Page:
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Frequently Asked Questions

Q. Who needs a home inspection?

A. Buyers and sellers.  If you're buying a home, pre-owned or new, an inspection tells you the condition of the property.  That way, there are no surprises after you close on the home.  If you purchased a new home and it still has a warranty from the builder, it's a good idea to have a home inspection before it expires. It's a rare case that even a new home doesn't have some problems that were overlooked by the builder.  Those repairs or corrections easily exceed the cost of an inspection.  If you catch them prior to warranty expiration, your warranty should cover them. Sellers benefit by knowing the condition of their home before they place it on the market. Then, any needed repairs can be made prior to listing.  A sellers inspection can also be used as a comparison to what the buyer's inspector finds.

Q. How long does an inspection take?

A. Anywhere from two to four hours depending on the condition of the property, the number of services you've requested, and the size of the home.  It takes time to perform a thorough inspection of the entire property, and I pay attention to the details.

Q. How do I receive my report?

A.  Within 24 hours of the inspection completion, I'll provide report here at my website.  You'll be able to access it from anywhere, anytime, 24/7/365.  All you need is a computer connected to the internet.  After I complete your report, I'll send you an email with the filename, password and a link to my website where you'll retrieve your report.  It's provided as a pdf file that you can download and save on your own PC.  You can also send your report login information to other persons who need to view the report.  It's simple and convenient.

Q. Should my Realtor receive a copy of your report?

A. Yes. Your realtor can assist you in determining if any items in the report are significant enough to warrant re-negotiation with the seller.  Having your realtor review the report also insures that you both are "on the same page" at the closing.  Note: I will not provide a copy of your report to anyone without your direction to do so.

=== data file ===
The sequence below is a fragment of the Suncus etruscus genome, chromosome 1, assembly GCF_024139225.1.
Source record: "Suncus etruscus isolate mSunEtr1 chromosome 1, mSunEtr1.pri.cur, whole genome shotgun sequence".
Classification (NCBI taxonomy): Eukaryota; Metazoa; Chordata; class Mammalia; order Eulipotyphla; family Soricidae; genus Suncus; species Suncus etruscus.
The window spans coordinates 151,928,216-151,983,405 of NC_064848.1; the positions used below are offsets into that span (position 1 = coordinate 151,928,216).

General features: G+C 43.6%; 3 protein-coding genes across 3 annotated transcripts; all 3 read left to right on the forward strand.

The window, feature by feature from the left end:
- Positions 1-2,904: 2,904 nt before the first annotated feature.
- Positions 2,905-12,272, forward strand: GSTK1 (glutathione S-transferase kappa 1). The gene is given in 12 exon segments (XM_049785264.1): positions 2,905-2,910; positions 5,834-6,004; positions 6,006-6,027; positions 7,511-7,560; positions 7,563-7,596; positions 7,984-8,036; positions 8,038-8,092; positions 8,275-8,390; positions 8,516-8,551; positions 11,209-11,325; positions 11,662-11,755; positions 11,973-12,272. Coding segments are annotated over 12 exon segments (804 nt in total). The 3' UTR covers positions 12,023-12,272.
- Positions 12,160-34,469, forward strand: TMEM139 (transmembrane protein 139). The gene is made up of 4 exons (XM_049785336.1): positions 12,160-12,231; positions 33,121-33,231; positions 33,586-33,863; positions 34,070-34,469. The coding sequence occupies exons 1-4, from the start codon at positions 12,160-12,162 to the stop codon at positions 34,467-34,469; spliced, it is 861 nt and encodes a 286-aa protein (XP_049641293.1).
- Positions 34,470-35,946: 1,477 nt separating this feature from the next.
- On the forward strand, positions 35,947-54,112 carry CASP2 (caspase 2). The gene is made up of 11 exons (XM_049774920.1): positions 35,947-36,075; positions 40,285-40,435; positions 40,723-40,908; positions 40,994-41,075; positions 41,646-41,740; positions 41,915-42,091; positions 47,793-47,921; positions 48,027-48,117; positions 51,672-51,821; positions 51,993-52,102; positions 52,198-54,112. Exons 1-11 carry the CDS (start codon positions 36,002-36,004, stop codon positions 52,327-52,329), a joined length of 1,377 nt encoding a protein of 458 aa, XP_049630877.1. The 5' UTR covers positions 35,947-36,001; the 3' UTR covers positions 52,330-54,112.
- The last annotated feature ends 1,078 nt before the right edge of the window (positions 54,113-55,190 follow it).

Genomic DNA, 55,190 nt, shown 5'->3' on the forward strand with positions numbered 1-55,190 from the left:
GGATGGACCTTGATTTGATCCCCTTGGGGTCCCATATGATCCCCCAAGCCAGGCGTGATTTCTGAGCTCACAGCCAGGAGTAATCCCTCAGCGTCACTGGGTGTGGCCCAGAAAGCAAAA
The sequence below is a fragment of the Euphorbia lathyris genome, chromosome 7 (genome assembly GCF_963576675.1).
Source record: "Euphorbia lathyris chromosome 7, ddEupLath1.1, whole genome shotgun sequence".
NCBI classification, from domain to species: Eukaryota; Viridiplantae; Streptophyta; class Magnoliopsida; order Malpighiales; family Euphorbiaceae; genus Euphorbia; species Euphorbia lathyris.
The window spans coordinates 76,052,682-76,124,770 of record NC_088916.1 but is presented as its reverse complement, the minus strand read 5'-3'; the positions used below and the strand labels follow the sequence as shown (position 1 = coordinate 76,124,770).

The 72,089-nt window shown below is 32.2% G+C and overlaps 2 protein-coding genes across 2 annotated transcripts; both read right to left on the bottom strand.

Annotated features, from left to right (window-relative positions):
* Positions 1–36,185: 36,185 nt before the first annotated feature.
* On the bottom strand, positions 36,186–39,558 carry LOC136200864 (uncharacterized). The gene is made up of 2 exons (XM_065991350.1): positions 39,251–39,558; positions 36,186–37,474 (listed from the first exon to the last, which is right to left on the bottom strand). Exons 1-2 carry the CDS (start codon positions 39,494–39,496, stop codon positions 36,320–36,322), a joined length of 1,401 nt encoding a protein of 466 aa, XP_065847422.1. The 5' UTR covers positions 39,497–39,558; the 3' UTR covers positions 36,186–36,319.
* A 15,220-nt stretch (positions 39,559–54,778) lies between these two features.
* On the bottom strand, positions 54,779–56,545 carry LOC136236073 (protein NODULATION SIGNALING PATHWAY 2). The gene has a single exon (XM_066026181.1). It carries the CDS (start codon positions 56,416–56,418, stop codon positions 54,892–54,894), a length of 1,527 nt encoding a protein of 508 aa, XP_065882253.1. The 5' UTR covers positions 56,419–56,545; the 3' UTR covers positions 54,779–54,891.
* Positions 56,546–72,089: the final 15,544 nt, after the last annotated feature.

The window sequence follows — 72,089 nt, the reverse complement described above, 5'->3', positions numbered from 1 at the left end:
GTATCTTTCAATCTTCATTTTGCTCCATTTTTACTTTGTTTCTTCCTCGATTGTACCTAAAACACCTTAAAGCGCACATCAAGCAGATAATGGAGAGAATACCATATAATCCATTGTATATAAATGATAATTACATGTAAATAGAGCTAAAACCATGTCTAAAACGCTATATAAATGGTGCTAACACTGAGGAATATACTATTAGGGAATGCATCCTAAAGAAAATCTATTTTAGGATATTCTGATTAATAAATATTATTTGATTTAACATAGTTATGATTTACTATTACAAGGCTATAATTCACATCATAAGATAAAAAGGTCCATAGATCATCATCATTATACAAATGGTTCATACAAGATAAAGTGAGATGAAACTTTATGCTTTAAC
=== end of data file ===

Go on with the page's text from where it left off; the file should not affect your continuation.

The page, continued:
Q. Should I be present for the home inspection?

A. Yes, I encourage you to plan to attend the entire inspection.  There are always items in the inspection that can best be explained on-site.  I will include them in the report of course, but your presence at the property always makes it easier for you to understand important information about the property.

Q.  Are you available to answer questions about the property or report after I close and move into the home?

A.  Yes, I will be happy to assist you any way I can in clarifying the information I present in the report.  Even after you've moved in and settled down to enjoy your new home.  I'm always available to you, for as long as you own the home, to offer unbiased advice and recommendations. 

Q.  Does a newly constructed home need an Inspection?

A.  Absolutely. A professional inspection of a new home is important. I can spot potential problems early, while they are still easy to correct.  It’s especially valuable to arrange an inspection before the interior walls are finished.  I may find problem areas where the builder has taken shortcuts or not done quality work.

Q.  Why can’t I do the inspection myself?

A.  Chances are that even if you are very familiar with home construction, you still don’t have the knowledge, training and experience of a professional Home Inspector. I'm familiar with all the systems of a house.  I know how they work and how they need to be maintained.  I'm trained in what to look for while inspecting a home.  Also consider this-when you are involved in buying or selling a house, it’s impossible for you to remain completely unemotional about the house. This may cloud your judgment. I will provide an objective, unbiased view of the property.

Q.  Will you fix the problems you find during the Inspection?

A.  No. The code of ethics of The National Association of Certified Home Inspectors (NACHI) prohibits its members from soliciting repair work on properties they inspect. This assures that there will never be any conflict of interest on the part of the inspector. Our purpose is to provide an unbiased, objective report on the condition of the home.

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International Society of Home Inspectors

National Association of Certified Home Inspectors

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